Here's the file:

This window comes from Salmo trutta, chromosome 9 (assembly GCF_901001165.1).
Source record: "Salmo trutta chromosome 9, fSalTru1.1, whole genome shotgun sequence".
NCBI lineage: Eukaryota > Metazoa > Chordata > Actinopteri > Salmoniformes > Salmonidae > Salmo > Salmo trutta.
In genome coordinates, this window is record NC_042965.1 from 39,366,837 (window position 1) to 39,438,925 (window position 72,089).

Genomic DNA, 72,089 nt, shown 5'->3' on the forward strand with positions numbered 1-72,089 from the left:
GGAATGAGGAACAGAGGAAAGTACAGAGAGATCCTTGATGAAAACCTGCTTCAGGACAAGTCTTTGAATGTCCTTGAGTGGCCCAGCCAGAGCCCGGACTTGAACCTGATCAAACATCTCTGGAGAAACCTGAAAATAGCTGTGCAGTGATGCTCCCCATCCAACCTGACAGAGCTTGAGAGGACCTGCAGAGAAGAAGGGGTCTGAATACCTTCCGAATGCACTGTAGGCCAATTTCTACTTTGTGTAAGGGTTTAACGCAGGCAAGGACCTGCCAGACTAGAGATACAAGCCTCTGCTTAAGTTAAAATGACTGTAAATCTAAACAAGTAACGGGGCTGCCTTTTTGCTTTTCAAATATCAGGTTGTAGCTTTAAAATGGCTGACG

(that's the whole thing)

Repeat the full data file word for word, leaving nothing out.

This window comes from Salmo trutta, chromosome 9 (assembly GCF_901001165.1).
Source record: "Salmo trutta chromosome 9, fSalTru1.1, whole genome shotgun sequence".
NCBI lineage: Eukaryota > Metazoa > Chordata > Actinopteri > Salmoniformes > Salmonidae > Salmo > Salmo trutta.
In genome coordinates, this window is record NC_042965.1 from 39,366,837 (window position 1) to 39,438,925 (window position 72,089).

Genomic DNA, 72,089 nt, shown 5'->3' on the forward strand with positions numbered 1-72,089 from the left:
GGAATGAGGAACAGAGGAAAGTACAGAGAGATCCTTGATGAAAACCTGCTTCAGGACAAGTCTTTGAATGTCCTTGAGTGGCCCAGCCAGAGCCCGGACTTGAACCTGATCAAACATCTCTGGAGAAACCTGAAAATAGCTGTGCAGTGATGCTCCCCATCCAACCTGACAGAGCTTGAGAGGACCTGCAGAGAAGAAGGGGTCTGAATACCTTCCGAATGCACTGTAGGCCAATTTCTACTTTGTGTAAGGGTTTAACGCAGGCAAGGACCTGCCAGACTAGAGATACAAGCCTCTGCTTAAGTTAAAATGACTGTAAATCTAAACAAGTAACGGGGCTGCCTTTTTGCTTTTCAAATATCAGGTTGTAGCTTTAAAATGGCTGACG